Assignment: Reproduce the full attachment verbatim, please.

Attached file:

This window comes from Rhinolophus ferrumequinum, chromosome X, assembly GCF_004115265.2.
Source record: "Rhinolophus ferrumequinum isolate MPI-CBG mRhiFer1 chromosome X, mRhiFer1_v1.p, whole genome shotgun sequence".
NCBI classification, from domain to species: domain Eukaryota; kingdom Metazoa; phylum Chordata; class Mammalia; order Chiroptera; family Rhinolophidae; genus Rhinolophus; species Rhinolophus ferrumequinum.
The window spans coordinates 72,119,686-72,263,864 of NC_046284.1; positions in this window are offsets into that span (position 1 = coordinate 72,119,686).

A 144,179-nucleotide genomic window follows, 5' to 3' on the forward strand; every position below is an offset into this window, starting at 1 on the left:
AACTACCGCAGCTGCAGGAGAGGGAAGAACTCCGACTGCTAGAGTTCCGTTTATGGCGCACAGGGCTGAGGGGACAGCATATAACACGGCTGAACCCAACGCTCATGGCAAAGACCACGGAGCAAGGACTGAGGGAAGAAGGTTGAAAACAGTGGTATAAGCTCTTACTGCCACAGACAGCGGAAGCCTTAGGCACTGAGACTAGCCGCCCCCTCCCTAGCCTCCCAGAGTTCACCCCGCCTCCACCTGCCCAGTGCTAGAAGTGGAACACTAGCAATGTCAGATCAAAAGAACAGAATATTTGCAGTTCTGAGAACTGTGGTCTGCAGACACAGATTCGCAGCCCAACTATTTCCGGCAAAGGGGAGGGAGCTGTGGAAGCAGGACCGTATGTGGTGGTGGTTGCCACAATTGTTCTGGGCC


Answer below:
This window comes from Rhinolophus ferrumequinum, chromosome X, assembly GCF_004115265.2.
Source record: "Rhinolophus ferrumequinum isolate MPI-CBG mRhiFer1 chromosome X, mRhiFer1_v1.p, whole genome shotgun sequence".
NCBI classification, from domain to species: domain Eukaryota; kingdom Metazoa; phylum Chordata; class Mammalia; order Chiroptera; family Rhinolophidae; genus Rhinolophus; species Rhinolophus ferrumequinum.
The window spans coordinates 72,119,686-72,263,864 of NC_046284.1; positions in this window are offsets into that span (position 1 = coordinate 72,119,686).

A 144,179-nucleotide genomic window follows, 5' to 3' on the forward strand; every position below is an offset into this window, starting at 1 on the left:
AACTACCGCAGCTGCAGGAGAGGGAAGAACTCCGACTGCTAGAGTTCCGTTTATGGCGCACAGGGCTGAGGGGACAGCATATAACACGGCTGAACCCAACGCTCATGGCAAAGACCACGGAGCAAGGACTGAGGGAAGAAGGTTGAAAACAGTGGTATAAGCTCTTACTGCCACAGACAGCGGAAGCCTTAGGCACTGAGACTAGCCGCCCCCTCCCTAGCCTCCCAGAGTTCACCCCGCCTCCACCTGCCCAGTGCTAGAAGTGGAACACTAGCAATGTCAGATCAAAAGAACAGAATATTTGCAGTTCTGAGAACTGTGGTCTGCAGACACAGATTCGCAGCCCAACTATTTCCGGCAAAGGGGAGGGAGCTGTGGAAGCAGGACCGTATGTGGTGGTGGTTGCCACAATTGTTCTGGGCC